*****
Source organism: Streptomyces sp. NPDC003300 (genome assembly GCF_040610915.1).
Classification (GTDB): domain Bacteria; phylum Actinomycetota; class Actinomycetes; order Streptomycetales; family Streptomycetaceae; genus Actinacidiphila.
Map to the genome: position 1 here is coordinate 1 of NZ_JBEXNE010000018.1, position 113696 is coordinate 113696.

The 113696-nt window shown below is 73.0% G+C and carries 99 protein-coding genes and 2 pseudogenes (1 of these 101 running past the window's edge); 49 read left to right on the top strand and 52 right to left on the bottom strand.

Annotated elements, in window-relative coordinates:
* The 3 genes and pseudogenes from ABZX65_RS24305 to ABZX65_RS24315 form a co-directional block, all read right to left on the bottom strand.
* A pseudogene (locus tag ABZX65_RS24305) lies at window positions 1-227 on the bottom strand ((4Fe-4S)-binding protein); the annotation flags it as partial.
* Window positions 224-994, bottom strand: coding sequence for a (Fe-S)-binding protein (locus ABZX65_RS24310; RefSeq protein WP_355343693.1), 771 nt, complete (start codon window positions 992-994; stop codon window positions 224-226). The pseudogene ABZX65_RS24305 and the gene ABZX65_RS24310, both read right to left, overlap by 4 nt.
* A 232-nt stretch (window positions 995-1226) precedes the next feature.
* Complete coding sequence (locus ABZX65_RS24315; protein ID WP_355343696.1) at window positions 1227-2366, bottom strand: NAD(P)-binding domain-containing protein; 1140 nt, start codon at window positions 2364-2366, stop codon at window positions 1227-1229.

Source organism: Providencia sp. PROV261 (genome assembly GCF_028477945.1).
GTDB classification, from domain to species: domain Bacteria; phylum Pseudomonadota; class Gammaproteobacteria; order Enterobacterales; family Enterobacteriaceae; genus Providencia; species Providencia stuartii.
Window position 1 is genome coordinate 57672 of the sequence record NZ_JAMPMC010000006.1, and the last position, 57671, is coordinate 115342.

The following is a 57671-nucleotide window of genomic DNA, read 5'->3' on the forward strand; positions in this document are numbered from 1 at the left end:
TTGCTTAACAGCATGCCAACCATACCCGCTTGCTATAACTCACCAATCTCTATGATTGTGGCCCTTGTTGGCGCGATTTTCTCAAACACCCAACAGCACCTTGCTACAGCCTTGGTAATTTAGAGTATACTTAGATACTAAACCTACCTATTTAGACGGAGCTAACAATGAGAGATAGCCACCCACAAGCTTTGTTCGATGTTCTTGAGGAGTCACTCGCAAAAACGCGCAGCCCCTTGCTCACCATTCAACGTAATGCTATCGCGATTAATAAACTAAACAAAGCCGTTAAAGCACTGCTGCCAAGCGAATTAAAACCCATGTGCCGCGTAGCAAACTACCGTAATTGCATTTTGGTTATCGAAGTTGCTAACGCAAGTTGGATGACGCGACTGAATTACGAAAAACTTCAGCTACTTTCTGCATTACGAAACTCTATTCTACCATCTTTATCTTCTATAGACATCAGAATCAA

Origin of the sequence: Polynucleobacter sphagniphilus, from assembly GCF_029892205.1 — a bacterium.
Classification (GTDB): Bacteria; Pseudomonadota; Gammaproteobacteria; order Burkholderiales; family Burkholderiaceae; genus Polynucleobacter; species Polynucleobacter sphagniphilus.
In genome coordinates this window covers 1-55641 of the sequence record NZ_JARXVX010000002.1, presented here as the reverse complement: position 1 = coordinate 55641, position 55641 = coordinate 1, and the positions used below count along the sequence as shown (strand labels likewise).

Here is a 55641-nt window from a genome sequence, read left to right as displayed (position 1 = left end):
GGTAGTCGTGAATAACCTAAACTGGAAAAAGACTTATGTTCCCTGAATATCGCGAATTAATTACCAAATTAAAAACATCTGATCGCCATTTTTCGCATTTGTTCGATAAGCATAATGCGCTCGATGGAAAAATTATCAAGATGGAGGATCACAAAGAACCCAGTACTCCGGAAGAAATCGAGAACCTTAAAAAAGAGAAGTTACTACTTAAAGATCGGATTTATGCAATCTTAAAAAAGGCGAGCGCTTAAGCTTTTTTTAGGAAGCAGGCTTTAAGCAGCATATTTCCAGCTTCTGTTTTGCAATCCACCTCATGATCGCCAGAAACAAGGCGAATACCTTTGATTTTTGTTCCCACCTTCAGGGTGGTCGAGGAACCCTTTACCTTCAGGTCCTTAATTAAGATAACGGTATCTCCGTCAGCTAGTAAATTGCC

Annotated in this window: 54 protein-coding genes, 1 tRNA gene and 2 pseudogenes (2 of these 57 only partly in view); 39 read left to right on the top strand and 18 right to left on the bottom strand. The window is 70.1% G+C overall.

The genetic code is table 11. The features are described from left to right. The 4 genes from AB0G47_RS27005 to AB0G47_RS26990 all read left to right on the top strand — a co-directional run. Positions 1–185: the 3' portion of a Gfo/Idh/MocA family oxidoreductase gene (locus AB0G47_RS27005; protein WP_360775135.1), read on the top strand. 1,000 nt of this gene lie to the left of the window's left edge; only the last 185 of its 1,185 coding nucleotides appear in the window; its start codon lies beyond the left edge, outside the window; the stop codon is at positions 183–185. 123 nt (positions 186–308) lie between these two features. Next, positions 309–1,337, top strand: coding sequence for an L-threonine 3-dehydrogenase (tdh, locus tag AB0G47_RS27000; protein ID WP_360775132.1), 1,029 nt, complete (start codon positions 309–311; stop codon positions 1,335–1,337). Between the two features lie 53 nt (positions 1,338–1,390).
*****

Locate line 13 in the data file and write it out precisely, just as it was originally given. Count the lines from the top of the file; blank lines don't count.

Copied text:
Window position 1 is genome coordinate 57672 of the sequence record NZ_JAMPMC010000006.1, and the last position, 57671, is coordinate 115342.